https://www.internationalwomensday.com/About

Frankly Freddie, to the Human Rescue – Dogs of Blogs, Day 22

Dear Freddie Fans,

My human editors P&J have been derelict in their assignment to post a dog-a-day for the Dogs of Blogs*.  Being ever the resourceful roving reporter I am helping them getting a leg-up in their well-intentioned endeavor . . .  22 days worth of dogs.

The Sarasota Dog Walkers walk large squads of dogs during their midday pack program. At the end of each walk, a group photo is taken.

Not Freddie

*Jessica SORTING LIFE’S ISSUES WITH JESS.  She is hosting Dogs of Blogs

Freddie’s Dogs of Blogs Posts:

Dogs of Blogs – Day 2-1/2

Doggone Well Done Dogs – Day 1

Sneek Peek into Judy’s Sketchy Life – NAKED NUDE DUDE

Copy writers have always known “headlines” grab your attention.  Disasters, murder and mayhem seem to garner a lot of attention.  Fortunately we have not experienced much mayhem, no murder and our disasters are rather mundane.  The only thing left to get you to click on our blog posts are Judy’s nudes.

Charcoal, 10 minute sketches

My nudes are a bit miffed they don’t get the same attention . . .

Peggy

 

Dogs of Blogs, Frankly Freddie – Doggone Well Done Dogs

Dear Freddie Fans,

Peggy & Judy (who I shall refer to as P&J to minimize typing paw pressure) just started a series called Well Done Women.  I have no problem  recognizing women . . . but it is a bit sexist of them to exclude males, of which I am one.  This post hopefully will remedy P&J’s over-sight, not to mention their reputation.

What’s a “Doggone Well Done Dog”?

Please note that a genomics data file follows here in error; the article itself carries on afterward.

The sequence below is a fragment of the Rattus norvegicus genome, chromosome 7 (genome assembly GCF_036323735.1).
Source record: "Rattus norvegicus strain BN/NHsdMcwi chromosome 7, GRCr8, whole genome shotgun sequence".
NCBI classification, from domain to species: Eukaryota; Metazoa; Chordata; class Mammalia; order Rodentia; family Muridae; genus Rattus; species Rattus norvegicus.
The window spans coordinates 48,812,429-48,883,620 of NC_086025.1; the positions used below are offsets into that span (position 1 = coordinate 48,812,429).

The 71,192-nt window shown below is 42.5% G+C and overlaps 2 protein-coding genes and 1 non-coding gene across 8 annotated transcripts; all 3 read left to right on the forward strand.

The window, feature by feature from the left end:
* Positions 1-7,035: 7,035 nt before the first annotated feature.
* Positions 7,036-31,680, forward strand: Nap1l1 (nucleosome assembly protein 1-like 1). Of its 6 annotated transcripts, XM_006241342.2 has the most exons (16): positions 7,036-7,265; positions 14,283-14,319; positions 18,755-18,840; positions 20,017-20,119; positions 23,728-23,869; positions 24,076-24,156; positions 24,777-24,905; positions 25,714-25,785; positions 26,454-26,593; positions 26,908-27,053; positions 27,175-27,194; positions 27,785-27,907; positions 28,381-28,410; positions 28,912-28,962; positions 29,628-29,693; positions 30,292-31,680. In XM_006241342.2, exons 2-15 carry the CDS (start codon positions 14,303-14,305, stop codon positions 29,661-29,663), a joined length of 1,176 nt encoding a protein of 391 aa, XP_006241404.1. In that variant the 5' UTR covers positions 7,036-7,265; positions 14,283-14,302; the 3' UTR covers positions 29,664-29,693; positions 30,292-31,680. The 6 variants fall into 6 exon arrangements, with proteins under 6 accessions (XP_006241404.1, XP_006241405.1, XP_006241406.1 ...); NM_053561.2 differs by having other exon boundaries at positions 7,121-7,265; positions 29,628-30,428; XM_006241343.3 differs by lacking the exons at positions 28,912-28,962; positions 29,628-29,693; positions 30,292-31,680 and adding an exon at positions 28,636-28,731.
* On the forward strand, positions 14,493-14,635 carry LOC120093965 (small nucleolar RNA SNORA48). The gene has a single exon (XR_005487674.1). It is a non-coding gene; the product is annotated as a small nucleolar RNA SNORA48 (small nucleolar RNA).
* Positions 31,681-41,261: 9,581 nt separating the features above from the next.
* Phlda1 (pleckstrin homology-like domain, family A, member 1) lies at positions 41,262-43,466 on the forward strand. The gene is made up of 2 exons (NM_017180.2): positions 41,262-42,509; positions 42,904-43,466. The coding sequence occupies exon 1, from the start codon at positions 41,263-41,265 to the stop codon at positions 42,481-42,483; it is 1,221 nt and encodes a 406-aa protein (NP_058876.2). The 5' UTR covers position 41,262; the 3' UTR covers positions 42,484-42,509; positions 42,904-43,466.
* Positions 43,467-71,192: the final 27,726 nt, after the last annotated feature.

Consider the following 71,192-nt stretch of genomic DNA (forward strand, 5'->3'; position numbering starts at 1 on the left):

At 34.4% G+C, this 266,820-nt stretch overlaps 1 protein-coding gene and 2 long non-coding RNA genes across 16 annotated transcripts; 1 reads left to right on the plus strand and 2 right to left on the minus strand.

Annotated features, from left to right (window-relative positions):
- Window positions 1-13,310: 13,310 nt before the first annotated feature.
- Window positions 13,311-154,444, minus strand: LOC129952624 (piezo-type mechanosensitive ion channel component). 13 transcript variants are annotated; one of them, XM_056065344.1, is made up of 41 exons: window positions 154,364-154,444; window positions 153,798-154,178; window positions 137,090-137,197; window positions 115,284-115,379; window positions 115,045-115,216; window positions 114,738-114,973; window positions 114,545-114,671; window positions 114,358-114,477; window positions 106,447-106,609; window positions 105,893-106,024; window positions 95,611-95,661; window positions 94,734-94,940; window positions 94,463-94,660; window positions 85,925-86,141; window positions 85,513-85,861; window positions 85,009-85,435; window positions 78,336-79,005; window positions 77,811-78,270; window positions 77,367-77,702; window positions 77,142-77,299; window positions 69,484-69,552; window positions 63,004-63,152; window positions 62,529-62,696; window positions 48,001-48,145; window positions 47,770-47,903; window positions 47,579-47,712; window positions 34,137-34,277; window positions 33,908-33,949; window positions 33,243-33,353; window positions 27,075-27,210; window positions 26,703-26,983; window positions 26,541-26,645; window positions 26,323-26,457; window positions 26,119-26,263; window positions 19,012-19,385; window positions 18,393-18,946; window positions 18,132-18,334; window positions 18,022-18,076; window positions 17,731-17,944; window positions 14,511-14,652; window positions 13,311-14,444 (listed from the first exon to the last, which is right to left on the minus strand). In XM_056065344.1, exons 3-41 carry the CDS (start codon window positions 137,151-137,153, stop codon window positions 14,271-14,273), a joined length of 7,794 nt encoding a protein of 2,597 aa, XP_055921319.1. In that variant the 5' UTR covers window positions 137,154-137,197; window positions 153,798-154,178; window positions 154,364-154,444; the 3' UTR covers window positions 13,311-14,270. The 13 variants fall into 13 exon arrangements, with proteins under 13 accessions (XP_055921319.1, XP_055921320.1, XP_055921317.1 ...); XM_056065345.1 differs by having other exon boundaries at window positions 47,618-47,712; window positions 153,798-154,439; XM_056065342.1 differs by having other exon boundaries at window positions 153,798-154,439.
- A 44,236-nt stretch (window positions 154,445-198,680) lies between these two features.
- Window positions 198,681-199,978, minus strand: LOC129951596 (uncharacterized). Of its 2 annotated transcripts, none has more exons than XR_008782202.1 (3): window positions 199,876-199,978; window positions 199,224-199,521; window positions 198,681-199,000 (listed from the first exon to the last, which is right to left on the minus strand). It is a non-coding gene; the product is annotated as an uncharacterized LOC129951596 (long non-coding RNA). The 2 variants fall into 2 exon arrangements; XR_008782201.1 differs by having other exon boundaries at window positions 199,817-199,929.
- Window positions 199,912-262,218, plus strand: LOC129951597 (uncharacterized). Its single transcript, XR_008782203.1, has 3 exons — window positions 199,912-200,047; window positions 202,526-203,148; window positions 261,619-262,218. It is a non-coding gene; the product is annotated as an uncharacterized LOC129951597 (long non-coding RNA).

• She or HE has weathered years of human’s life experience.
  • She or HE has navigated changes – whether by choice, chance or necessity – and continues to adapt to human idiosyncrasy.
  • She or HE contributes to the world by caring for humans, both female and male.
  • She or HE is curious and open to having new tasting experiences.

My first DOGGONE WELL DONE DOG is Freddie Parker Westerfield

Freddie Parker Westerfield, CCT, RET. (Certified Canine Therapist)

After spending decades (in dog-years) as a psychotherapist in private practice, Freddie has not rested in retirement. He is a  Certified Human Trainer, Editor-in-Cainine for Freddie’s KNEWSletter, intrepid roving reporter and columnist for MAXyourMIND & CURIOUStotheMAX.

Here is one of Freddie’s intrepid reporter posts which reflects his unflagging attempts to help humans.  To read it in its entirety  click on the title:

Frankly Freddie – SIT!

I’m a sit expert and here to teach you how to stop sitting like a nut (literally and probably figuratively) . . . a cashew nut, and sit like me.

My human authority is Naomi Khan who knows what she’s talking about cuz she’s a spine surgeon.  She told me that most humans tend to round out their backs when they sit.  When your spine is in an improper position you’ll tend to have more back problems.  Listen to me!